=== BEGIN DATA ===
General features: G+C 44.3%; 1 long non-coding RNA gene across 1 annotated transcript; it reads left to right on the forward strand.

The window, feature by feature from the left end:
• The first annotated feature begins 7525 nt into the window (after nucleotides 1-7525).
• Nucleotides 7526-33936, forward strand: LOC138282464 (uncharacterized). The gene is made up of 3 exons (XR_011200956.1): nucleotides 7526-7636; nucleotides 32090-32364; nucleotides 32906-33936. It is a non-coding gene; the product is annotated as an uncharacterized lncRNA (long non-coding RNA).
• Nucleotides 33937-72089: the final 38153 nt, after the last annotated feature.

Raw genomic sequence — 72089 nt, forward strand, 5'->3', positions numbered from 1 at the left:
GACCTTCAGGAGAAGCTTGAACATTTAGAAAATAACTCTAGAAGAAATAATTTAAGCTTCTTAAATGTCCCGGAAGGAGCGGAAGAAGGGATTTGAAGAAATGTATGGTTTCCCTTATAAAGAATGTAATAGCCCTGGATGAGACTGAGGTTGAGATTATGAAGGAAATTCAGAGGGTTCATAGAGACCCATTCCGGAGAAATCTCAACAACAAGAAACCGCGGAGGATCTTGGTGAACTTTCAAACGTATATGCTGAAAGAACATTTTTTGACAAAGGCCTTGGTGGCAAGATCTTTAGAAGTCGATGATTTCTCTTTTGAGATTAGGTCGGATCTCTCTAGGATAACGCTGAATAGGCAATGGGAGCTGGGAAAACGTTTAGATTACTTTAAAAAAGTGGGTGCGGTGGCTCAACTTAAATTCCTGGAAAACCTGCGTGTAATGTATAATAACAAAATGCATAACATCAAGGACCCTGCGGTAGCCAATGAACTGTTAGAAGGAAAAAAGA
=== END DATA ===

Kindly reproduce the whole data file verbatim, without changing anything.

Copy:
General features: G+C 44.3%; 1 long non-coding RNA gene across 1 annotated transcript; it reads left to right on the forward strand.

The window, feature by feature from the left end:
• The first annotated feature begins 7525 nt into the window (after nucleotides 1-7525).
• Nucleotides 7526-33936, forward strand: LOC138282464 (uncharacterized). The gene is made up of 3 exons (XR_011200956.1): nucleotides 7526-7636; nucleotides 32090-32364; nucleotides 32906-33936. It is a non-coding gene; the product is annotated as an uncharacterized lncRNA (long non-coding RNA).
• Nucleotides 33937-72089: the final 38153 nt, after the last annotated feature.

Raw genomic sequence — 72089 nt, forward strand, 5'->3', positions numbered from 1 at the left:
GACCTTCAGGAGAAGCTTGAACATTTAGAAAATAACTCTAGAAGAAATAATTTAAGCTTCTTAAATGTCCCGGAAGGAGCGGAAGAAGGGATTTGAAGAAATGTATGGTTTCCCTTATAAAGAATGTAATAGCCCTGGATGAGACTGAGGTTGAGATTATGAAGGAAATTCAGAGGGTTCATAGAGACCCATTCCGGAGAAATCTCAACAACAAGAAACCGCGGAGGATCTTGGTGAACTTTCAAACGTATATGCTGAAAGAACATTTTTTGACAAAGGCCTTGGTGGCAAGATCTTTAGAAGTCGATGATTTCTCTTTTGAGATTAGGTCGGATCTCTCTAGGATAACGCTGAATAGGCAATGGGAGCTGGGAAAACGTTTAGATTACTTTAAAAAAGTGGGTGCGGTGGCTCAACTTAAATTCCTGGAAAACCTGCGTGTAATGTATAATAACAAAATGCATAACATCAAGGACCCTGCGGTAGCCAATGAACTGTTAGAAGGAAAAAAGA